• Potential complications: 86% of patients suffer from complications. These range from infection and pain, to erosion of the cuff and increased faecal incontinence and constipation.
  • Sphincteroplasty - To give extra support and strength to the anal sphincter, some of the tissue in the muscle is removed, and then the muscles are overlapped.
    • Potential complications: infection, no improvement in the incontinence and leaks around the surgical stitches.
  • Endoscopic heat therapy - A new treatment for bowel incontinence, heat is applied to the anal sphincter through a thin probe. It encourages tissue scarring to tighten the muscles.
    • Potential complications: the most common issue is anal ulcers forming, leading to anal pain. Other reported risks include increased constipation, diarrhoea and severe bleeding.
  • Colostomy - If other treatments have been unsuccessful, the colon (lower bowel) is shortened and given an artificial opening which leads to an external colostomy bag, which then collects the stool.
    • Potential complications: the development of granulomas (a mass of cells caused by inflammation), infection, pain, leaks and skin conditions around the opening.
  • Sacral nerve stimulation (sacral neuromodulation (SNM)) - You can have a device fitted near your sacral nerves (at the bottom of your back) which is stimulated to increase the strength of the sphincter and pelvic floor muscles, for them to work together more effectively. SNM can be used to resolve pelvic pain, reduce incontinence episodes, treat an overactive bladder, constipation and many other pelvic conditions. It influences the muscles, nerve endings and reflexes in the pelvis.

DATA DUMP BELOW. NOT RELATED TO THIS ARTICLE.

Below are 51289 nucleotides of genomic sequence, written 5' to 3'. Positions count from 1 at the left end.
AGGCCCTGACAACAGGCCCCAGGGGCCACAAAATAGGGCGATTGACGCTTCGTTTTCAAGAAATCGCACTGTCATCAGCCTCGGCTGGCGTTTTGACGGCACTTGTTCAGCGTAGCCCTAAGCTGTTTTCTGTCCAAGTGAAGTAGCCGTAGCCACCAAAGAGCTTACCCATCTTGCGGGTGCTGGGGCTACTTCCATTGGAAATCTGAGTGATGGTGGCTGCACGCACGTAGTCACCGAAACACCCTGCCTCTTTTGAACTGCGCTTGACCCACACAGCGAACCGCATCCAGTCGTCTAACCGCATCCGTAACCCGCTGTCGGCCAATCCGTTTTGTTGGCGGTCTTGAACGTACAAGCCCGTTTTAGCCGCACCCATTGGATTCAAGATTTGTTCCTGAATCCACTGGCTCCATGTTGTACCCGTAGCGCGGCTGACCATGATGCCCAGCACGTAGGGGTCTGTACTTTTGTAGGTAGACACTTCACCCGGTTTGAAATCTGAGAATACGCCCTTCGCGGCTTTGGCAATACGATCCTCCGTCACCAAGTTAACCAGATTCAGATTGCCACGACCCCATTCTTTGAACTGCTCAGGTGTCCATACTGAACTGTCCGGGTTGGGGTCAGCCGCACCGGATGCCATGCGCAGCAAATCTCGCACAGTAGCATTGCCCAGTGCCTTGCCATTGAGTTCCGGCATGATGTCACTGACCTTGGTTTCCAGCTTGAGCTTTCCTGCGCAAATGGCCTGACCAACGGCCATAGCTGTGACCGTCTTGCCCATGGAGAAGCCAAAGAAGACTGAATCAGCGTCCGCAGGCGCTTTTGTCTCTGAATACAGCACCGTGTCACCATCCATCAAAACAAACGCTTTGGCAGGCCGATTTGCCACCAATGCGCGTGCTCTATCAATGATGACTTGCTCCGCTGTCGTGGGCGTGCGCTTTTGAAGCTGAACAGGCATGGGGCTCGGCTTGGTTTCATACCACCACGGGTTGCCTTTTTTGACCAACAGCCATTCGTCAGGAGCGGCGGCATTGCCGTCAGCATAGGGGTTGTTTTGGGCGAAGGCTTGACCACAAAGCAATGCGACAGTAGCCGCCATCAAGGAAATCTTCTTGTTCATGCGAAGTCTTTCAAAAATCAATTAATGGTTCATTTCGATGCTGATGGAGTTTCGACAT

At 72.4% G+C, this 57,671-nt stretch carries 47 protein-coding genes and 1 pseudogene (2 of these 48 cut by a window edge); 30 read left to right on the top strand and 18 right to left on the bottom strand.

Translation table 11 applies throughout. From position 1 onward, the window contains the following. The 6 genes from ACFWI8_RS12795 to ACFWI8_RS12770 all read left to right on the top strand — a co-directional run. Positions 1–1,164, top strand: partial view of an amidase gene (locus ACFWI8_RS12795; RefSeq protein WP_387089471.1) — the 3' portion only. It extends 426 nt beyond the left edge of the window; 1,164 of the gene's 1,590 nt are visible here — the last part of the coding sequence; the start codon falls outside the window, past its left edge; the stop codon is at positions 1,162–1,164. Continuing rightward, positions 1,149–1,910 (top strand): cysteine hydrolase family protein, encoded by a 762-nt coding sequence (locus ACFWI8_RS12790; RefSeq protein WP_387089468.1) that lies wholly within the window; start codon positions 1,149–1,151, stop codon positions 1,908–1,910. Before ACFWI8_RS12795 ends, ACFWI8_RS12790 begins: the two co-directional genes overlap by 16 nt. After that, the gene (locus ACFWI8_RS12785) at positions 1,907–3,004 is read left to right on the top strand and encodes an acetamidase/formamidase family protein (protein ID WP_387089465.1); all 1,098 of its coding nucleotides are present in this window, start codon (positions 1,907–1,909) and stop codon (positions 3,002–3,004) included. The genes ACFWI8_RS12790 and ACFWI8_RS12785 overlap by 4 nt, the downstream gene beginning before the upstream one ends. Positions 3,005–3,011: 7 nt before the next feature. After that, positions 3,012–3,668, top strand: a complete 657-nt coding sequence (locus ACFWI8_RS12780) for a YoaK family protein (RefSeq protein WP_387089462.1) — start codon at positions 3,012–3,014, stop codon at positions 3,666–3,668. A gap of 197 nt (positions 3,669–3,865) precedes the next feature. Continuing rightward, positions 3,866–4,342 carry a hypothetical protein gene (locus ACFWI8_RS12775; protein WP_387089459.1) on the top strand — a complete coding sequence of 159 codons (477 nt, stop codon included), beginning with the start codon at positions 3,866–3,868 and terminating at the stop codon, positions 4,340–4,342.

• Potential complications: no long term negative effects have been reported. You may suffer from temporary discomfort or infection.
  • Implanted magnetic bead band - If you have weak or damaged sphincters, you may be offered this relatively new procedure. A tunnel is made around the anus, into which a ring of magnetic beads is placed. The magnets keep the sphincter closed, until stool presses against it to interfere and open the ring. The National Institute for Health and Care Excellence recommend this procedure due to the significant improvement in quality of life that it can provide.
    • Potential complications: more research into the procedures effectiveness and safety needs to be done. Current known risks include temporary infection, swelling, pain and bleeding. Long term risks include difficulty passing stool, developing abscesses and the band breaking.
  • Muscle transposition - A segment of the gracilis muscle, from the patients thigh, is added to the anus as extra bulk. An electric pulse generator is implanted into the abdomen which continuously stimulates the muscle, turning it into a slow twitch endurance muscle.
    • Potential complications: infection, electrical/technical problems and issues emptying your bowel.

Other treatments to resolve incontinence are being studied all the time to ensure they are safe and effective. Visit the National Institute for Health and Care Excellence for advice into procedures you are offered which are not mentioned above.

Living With Incontinence

Whilst you treat your incontinence, there are many techniques and products you can use to reduce the impact of incontinence on your life. Read more in Living with Incontinence.